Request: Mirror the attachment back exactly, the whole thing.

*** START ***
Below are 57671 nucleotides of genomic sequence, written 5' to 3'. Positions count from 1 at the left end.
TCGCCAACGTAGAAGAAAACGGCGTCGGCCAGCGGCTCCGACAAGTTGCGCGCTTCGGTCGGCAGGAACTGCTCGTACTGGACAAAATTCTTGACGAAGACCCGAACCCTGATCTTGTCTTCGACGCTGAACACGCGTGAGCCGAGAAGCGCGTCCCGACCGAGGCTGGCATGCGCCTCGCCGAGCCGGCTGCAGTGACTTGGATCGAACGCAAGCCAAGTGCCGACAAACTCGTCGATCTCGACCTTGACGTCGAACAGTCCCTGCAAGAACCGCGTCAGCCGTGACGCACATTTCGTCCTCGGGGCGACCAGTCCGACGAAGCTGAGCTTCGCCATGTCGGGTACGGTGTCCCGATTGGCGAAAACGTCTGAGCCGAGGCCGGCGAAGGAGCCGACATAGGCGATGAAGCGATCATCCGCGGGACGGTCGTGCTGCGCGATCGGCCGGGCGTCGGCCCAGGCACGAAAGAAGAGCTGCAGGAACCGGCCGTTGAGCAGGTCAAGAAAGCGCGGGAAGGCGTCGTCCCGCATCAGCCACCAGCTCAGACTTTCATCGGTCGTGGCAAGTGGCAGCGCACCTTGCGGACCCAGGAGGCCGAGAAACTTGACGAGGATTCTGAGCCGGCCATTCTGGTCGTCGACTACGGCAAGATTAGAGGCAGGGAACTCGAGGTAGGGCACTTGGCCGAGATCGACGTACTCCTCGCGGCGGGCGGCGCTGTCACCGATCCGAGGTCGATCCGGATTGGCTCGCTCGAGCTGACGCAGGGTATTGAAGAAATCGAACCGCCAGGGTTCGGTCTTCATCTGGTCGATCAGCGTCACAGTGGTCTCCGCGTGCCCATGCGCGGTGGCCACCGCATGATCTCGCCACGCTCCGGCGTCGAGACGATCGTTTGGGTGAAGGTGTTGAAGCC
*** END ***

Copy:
Below are 57671 nucleotides of genomic sequence, written 5' to 3'. Positions count from 1 at the left end.
TCGCCAACGTAGAAGAAAACGGCGTCGGCCAGCGGCTCCGACAAGTTGCGCGCTTCGGTCGGCAGGAACTGCTCGTACTGGACAAAATTCTTGACGAAGACCCGAACCCTGATCTTGTCTTCGACGCTGAACACGCGTGAGCCGAGAAGCGCGTCCCGACCGAGGCTGGCATGCGCCTCGCCGAGCCGGCTGCAGTGACTTGGATCGAACGCAAGCCAAGTGCCGACAAACTCGTCGATCTCGACCTTGACGTCGAACAGTCCCTGCAAGAACCGCGTCAGCCGTGACGCACATTTCGTCCTCGGGGCGACCAGTCCGACGAAGCTGAGCTTCGCCATGTCGGGTACGGTGTCCCGATTGGCGAAAACGTCTGAGCCGAGGCCGGCGAAGGAGCCGACATAGGCGATGAAGCGATCATCCGCGGGACGGTCGTGCTGCGCGATCGGCCGGGCGTCGGCCCAGGCACGAAAGAAGAGCTGCAGGAACCGGCCGTTGAGCAGGTCAAGAAAGCGCGGGAAGGCGTCGTCCCGCATCAGCCACCAGCTCAGACTTTCATCGGTCGTGGCAAGTGGCAGCGCACCTTGCGGACCCAGGAGGCCGAGAAACTTGACGAGGATTCTGAGCCGGCCATTCTGGTCGTCGACTACGGCAAGATTAGAGGCAGGGAACTCGAGGTAGGGCACTTGGCCGAGATCGACGTACTCCTCGCGGCGGGCGGCGCTGTCACCGATCCGAGGTCGATCCGGATTGGCTCGCTCGAGCTGACGCAGGGTATTGAAGAAATCGAACCGCCAGGGTTCGGTCTTCATCTGGTCGATCAGCGTCACAGTGGTCTCCGCGTGCCCATGCGCGGTGGCCACCGCATGATCTCGCCACGCTCCGGCGTCGAGACGATCGTTTGGGTGAAGGTGTTGAAGCC